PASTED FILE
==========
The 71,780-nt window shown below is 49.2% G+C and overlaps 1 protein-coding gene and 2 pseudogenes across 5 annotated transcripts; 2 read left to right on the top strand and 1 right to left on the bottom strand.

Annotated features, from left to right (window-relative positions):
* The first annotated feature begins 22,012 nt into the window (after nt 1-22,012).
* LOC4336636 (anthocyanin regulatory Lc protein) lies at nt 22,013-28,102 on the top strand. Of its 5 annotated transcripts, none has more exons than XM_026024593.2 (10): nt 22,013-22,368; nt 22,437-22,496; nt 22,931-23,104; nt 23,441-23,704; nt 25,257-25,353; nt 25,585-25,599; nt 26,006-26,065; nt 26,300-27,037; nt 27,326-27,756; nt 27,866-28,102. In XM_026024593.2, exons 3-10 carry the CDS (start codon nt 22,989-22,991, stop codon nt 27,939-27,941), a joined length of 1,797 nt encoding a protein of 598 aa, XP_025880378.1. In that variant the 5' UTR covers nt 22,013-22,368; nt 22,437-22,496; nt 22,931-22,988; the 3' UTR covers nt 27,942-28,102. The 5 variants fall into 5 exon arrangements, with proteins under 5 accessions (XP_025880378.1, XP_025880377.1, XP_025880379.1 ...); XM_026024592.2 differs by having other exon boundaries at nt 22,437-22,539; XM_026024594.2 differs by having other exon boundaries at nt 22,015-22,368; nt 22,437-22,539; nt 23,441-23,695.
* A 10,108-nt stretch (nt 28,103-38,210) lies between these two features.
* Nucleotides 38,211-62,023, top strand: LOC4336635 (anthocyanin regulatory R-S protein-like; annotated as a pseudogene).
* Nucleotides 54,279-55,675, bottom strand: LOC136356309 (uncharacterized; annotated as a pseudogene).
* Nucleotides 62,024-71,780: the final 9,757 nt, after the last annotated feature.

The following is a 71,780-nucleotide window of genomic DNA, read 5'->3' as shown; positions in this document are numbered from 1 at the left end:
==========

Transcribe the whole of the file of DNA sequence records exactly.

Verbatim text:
The 71,780-nt window shown below is 49.2% G+C and overlaps 1 protein-coding gene and 2 pseudogenes across 5 annotated transcripts; 2 read left to right on the top strand and 1 right to left on the bottom strand.

Annotated features, from left to right (window-relative positions):
* The first annotated feature begins 22,012 nt into the window (after nt 1-22,012).
* LOC4336636 (anthocyanin regulatory Lc protein) lies at nt 22,013-28,102 on the top strand. Of its 5 annotated transcripts, none has more exons than XM_026024593.2 (10): nt 22,013-22,368; nt 22,437-22,496; nt 22,931-23,104; nt 23,441-23,704; nt 25,257-25,353; nt 25,585-25,599; nt 26,006-26,065; nt 26,300-27,037; nt 27,326-27,756; nt 27,866-28,102. In XM_026024593.2, exons 3-10 carry the CDS (start codon nt 22,989-22,991, stop codon nt 27,939-27,941), a joined length of 1,797 nt encoding a protein of 598 aa, XP_025880378.1. In that variant the 5' UTR covers nt 22,013-22,368; nt 22,437-22,496; nt 22,931-22,988; the 3' UTR covers nt 27,942-28,102. The 5 variants fall into 5 exon arrangements, with proteins under 5 accessions (XP_025880378.1, XP_025880377.1, XP_025880379.1 ...); XM_026024592.2 differs by having other exon boundaries at nt 22,437-22,539; XM_026024594.2 differs by having other exon boundaries at nt 22,015-22,368; nt 22,437-22,539; nt 23,441-23,695.
* A 10,108-nt stretch (nt 28,103-38,210) lies between these two features.
* Nucleotides 38,211-62,023, top strand: LOC4336635 (anthocyanin regulatory R-S protein-like; annotated as a pseudogene).
* Nucleotides 54,279-55,675, bottom strand: LOC136356309 (uncharacterized; annotated as a pseudogene).
* Nucleotides 62,024-71,780: the final 9,757 nt, after the last annotated feature.

The following is a 71,780-nucleotide window of genomic DNA, read 5'->3' as shown; positions in this document are numbered from 1 at the left end: